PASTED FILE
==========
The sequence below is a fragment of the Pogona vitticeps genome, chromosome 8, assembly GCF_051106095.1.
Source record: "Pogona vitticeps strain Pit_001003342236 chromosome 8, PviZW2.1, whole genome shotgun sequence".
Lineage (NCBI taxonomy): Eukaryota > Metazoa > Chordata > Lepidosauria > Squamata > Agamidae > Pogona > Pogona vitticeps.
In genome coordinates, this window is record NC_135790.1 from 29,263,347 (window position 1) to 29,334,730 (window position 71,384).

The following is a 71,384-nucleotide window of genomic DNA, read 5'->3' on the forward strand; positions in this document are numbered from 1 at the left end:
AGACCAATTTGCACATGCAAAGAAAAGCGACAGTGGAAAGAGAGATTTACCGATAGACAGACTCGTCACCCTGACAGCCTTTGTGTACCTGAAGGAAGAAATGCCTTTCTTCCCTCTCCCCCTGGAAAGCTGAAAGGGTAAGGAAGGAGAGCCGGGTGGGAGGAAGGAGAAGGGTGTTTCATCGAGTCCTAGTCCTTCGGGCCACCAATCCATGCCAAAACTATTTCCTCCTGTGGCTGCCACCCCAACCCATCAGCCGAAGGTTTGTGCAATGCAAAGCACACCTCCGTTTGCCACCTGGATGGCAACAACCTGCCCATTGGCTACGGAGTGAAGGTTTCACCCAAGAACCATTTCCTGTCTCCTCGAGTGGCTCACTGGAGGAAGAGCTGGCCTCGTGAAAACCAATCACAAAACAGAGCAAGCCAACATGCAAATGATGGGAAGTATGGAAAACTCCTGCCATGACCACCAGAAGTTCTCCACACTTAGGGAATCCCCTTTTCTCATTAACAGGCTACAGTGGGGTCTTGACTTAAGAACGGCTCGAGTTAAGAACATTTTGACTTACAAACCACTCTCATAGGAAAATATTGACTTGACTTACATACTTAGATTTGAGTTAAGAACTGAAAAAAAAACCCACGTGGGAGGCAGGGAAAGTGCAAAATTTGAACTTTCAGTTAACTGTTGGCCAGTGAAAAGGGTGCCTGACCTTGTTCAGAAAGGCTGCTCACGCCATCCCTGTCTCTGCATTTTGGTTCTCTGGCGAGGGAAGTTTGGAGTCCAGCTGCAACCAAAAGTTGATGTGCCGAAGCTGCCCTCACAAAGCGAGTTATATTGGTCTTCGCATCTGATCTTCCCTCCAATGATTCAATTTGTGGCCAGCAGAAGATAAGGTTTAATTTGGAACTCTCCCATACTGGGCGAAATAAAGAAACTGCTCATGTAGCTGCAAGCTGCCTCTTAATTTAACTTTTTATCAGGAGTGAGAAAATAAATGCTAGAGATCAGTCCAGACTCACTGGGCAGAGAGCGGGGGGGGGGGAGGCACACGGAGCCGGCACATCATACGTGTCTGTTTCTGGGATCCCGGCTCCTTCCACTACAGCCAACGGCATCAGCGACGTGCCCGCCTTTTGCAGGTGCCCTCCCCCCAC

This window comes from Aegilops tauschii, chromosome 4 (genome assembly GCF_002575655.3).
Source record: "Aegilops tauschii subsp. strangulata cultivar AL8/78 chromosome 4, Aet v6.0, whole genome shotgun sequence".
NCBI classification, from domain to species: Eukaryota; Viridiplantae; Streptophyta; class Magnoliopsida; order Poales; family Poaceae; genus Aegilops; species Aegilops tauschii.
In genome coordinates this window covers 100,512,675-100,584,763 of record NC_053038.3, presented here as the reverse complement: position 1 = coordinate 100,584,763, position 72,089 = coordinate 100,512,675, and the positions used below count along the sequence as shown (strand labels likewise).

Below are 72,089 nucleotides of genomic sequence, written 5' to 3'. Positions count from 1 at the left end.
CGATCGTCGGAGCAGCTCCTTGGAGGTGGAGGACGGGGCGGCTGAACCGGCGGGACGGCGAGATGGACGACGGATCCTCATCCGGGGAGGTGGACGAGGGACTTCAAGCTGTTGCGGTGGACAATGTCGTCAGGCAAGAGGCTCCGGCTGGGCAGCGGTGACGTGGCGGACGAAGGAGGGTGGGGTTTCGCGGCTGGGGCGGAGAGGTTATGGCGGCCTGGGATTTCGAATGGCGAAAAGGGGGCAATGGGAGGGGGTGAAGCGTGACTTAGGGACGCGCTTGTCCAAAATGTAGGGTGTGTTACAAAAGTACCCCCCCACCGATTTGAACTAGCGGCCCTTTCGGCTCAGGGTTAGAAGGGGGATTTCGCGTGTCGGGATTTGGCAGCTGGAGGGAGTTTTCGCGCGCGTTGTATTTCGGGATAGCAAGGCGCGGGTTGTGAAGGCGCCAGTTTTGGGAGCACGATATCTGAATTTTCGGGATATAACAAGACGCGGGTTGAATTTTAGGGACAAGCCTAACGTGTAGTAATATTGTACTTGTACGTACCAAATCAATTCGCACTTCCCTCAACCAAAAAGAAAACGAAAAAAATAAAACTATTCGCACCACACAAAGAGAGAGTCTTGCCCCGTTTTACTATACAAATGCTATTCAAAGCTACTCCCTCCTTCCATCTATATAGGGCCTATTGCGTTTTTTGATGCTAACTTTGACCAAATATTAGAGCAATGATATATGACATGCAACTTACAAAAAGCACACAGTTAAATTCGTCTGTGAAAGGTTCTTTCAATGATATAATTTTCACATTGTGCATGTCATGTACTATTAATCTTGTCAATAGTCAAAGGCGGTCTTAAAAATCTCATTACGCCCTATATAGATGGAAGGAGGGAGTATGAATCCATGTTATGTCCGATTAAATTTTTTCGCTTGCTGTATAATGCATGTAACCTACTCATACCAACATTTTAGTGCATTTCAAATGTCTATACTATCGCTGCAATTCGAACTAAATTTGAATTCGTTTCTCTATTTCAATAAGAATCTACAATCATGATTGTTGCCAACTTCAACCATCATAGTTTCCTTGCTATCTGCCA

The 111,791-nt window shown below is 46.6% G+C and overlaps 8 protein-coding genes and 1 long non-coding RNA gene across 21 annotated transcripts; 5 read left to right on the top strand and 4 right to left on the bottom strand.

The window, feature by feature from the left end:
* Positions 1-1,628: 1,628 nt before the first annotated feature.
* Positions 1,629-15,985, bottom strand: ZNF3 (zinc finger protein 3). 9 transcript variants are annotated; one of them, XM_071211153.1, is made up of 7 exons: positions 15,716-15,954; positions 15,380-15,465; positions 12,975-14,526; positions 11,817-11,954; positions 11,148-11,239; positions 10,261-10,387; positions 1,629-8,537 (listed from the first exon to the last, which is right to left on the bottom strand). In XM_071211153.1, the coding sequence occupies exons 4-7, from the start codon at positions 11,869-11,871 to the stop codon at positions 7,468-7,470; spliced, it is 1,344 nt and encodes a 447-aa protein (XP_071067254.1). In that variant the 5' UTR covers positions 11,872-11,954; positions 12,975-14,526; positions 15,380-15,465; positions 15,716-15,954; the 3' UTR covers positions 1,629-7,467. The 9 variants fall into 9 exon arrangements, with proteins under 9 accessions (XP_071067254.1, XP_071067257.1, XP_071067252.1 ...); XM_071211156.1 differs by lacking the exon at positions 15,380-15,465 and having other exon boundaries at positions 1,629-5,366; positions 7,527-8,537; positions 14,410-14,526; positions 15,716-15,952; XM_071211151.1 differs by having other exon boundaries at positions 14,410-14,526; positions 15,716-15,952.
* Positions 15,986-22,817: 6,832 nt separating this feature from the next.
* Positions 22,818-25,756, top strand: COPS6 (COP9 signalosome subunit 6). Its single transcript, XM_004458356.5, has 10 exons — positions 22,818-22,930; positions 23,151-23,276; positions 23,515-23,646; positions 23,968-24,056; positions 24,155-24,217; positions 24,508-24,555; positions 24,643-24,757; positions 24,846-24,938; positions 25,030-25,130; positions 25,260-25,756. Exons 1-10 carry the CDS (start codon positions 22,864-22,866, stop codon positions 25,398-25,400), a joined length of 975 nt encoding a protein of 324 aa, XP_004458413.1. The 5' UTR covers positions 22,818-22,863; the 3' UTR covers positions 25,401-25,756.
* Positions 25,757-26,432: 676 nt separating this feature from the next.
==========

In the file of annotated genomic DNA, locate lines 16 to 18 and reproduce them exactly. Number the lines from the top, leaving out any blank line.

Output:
* Positions 1,629-15,985, bottom strand: ZNF3 (zinc finger protein 3). 9 transcript variants are annotated; one of them, XM_071211153.1, is made up of 7 exons: positions 15,716-15,954; positions 15,380-15,465; positions 12,975-14,526; positions 11,817-11,954; positions 11,148-11,239; positions 10,261-10,387; positions 1,629-8,537 (listed from the first exon to the last, which is right to left on the bottom strand). In XM_071211153.1, the coding sequence occupies exons 4-7, from the start codon at positions 11,869-11,871 to the stop codon at positions 7,468-7,470; spliced, it is 1,344 nt and encodes a 447-aa protein (XP_071067254.1). In that variant the 5' UTR covers positions 11,872-11,954; positions 12,975-14,526; positions 15,380-15,465; positions 15,716-15,954; the 3' UTR covers positions 1,629-7,467. The 9 variants fall into 9 exon arrangements, with proteins under 9 accessions (XP_071067254.1, XP_071067257.1, XP_071067252.1 ...); XM_071211156.1 differs by lacking the exon at positions 15,380-15,465 and having other exon boundaries at positions 1,629-5,366; positions 7,527-8,537; positions 14,410-14,526; positions 15,716-15,952; XM_071211151.1 differs by having other exon boundaries at positions 14,410-14,526; positions 15,716-15,952.
* Positions 15,986-22,817: 6,832 nt separating this feature from the next.
* Positions 22,818-25,756, top strand: COPS6 (COP9 signalosome subunit 6). Its single transcript, XM_004458356.5, has 10 exons — positions 22,818-22,930; positions 23,151-23,276; positions 23,515-23,646; positions 23,968-24,056; positions 24,155-24,217; positions 24,508-24,555; positions 24,643-24,757; positions 24,846-24,938; positions 25,030-25,130; positions 25,260-25,756. Exons 1-10 carry the CDS (start codon positions 22,864-22,866, stop codon positions 25,398-25,400), a joined length of 975 nt encoding a protein of 324 aa, XP_004458413.1. The 5' UTR covers positions 22,818-22,863; the 3' UTR covers positions 25,401-25,756.